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21.10 Plataea and Mycale

The rest of the Persian army remained in Thessaly under the command of Mardonius, and for a year he maintained an aggressive campaign against the Greeks. Finally, he was defeated and killed in a pitched battle at Plataea (479 BC.), and on the same day the Persian fleet and a land army met with joint disaster under the shadow of Mount Mycale on the Asiatic mainland, between Ephesus and Miletus. The Persian ships, being in fear of the Greeks, had been drawn up on shore and a wall built about them; but the Greeks disembarked and stormed this enclosure. They then sailed to the, Hellespont to destroy what was left of the bridge of boats, so that later the Persian fugitives, retreating from Plataea, had to cross by shipping at the Bosphorus, and did so with difficulty.

Encouraged by these disasters of the imperial power, says Herodotus, the Ionian cities in Asia began for a second time to revolt against the Persians.

With this the ninth, book of the History of Herodotus comes to an end. He was born about 484 B.C., so, that at the time of the battle of Plataea he was a child of five-years old. Much of the substance of his story was gathered by him from actors in and eye-witnesses of, the great events he relates. The war still dragged on for a long time; the Greeks supported a rebellion against Persian rule in Egypt, and tried unsuccessfully to take Cyprus; it did not end until about 449 B.C. Then the Greek coasts of Asia Minor and the Greek cities in the Black Sea remained generally free, but Cyprus and Egypt continued under Persian rule. Herodotus, who had been born a Persian subject in the Ionian city of Halicarnassus, was five and thirty years old by that time, and he must have taken an early opportunity after this peace of visiting Babylon and Persia. He probably went to Athens, with his History ready to recite, about 438 B.C.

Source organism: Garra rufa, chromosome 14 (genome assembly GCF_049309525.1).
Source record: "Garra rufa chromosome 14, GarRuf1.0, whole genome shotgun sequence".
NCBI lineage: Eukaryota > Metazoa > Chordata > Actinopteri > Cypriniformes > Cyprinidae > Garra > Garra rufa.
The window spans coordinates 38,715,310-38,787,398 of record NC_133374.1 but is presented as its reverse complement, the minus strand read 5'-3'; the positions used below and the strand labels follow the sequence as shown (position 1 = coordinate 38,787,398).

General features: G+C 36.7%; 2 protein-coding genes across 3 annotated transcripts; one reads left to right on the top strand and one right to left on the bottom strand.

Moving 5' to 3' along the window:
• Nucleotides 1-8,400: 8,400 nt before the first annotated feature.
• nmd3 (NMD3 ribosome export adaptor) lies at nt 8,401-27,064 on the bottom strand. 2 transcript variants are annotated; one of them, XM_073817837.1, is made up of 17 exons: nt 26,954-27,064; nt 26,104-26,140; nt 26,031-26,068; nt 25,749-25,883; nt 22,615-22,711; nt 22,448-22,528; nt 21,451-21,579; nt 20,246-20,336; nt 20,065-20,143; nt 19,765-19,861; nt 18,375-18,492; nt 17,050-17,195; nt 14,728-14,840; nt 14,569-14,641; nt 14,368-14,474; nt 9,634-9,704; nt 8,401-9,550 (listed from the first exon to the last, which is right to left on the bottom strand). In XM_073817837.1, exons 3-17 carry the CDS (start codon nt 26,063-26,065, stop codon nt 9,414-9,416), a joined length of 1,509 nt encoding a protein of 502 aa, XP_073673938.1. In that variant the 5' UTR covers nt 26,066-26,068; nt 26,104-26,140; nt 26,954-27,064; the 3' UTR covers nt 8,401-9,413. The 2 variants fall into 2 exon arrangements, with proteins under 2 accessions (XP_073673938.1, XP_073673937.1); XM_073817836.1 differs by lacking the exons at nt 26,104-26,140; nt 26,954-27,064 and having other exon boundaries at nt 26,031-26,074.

The idea of a great union of Greece for aggression against Persia was not altogether strange to Herodotus. Some of his readers suspect him of writing to enforce it. It was certainly in the air at that time. He describes Aristagoras, the son-in-law of Histiaeus, as showing the Spartans «a tablet of bronze on which was engraved a map of the whole earth with all the seas and rivers». He makes Aristagoras say: «These Barbarians are not valiant in fight. You, on the other hand, have now attained to the utmost skill in war. They fight with bows and arrows and a short spear: they go into battle wearing trousers and having caps on their heads. You have perfected your weapons and discipline. They are easily to be conquered. Not all the other nations of the world have what they possess; gold, silver, bronze, embroidered garments, beasts and slaves; all this you might have for yourselves, if you so desired».

It was a hundred years before these suggestions bore fruit.

Xerxes was murdered in his palace about 465 B.C., and thereafter Persia made no further attempts at conquest in Europe. We have no such knowledge of the things that were happening in the empire of the Great King as we have of the occurrences in the little states of Central Greece. Greece had suddenly begun to produce literature, and put itself upon record as no other nation had ever done hitherto. After 479 B.C. (Plataea) the spirit seems to have gone out of the government of the Medes and Persians. The empire of the Great King enters upon a period of decay. An Artaxerxes, a second Xerxes, a second Darius, pass across the stage; there are rebellions in Egypt and Syria; the Medes rebel; a second Artaxerxes and a second Cyrus, his brother, fight for the throne. This history is even as the history of Babylonia, Assyria, and Egypt in the older times. It is autocracy reverting to its normal state of palace crime, blood-stained magnificence, and moral squalor. But the last-named struggle produced a Greek masterpiece, for this second Cyrus collected an army of Greek mercenaries and marched into Babylonia, and was there killed at the moment of victory over Artaxerxes II. Thereupon, the Ten Thousand Greeks, left with no one to employ them, made a retreat to the coast again (401 B.C.), and this retreat was immortalized in a book, one of the first of personal war books, the Anabasis, by their leader Xenophon.

Murders, revolts, chastisements, disasters, cunning alliances, and base betrayals, and no Herodotus to record them. Such is the texture of Persian history. An Artaxerxes III, covered with blood, flourishes, dimly for a time. «Artaxerxes III is said to have been murdered by Bagoas, who places Arses, the youngest of the king’s sons, on the throne only to slay him in turn when he seemed to be contemplating independent action».[1] So it goes on.

Athens, prospering for a time after the Persian repulse, was smitten by the plague in which Pericles, its greatest ruler, died (428 B.C.). But, as a noteworthy fact amidst these confusions, the Ten Thousand of Xenophon were scattering now among the Greek cities, repeating from their own experience the declaration of Aristagoras that the Persian empire was a rich confusion which it would be very easy for resolute men to conquer.

[1]Winckler, in Helmolt’s Universal History.

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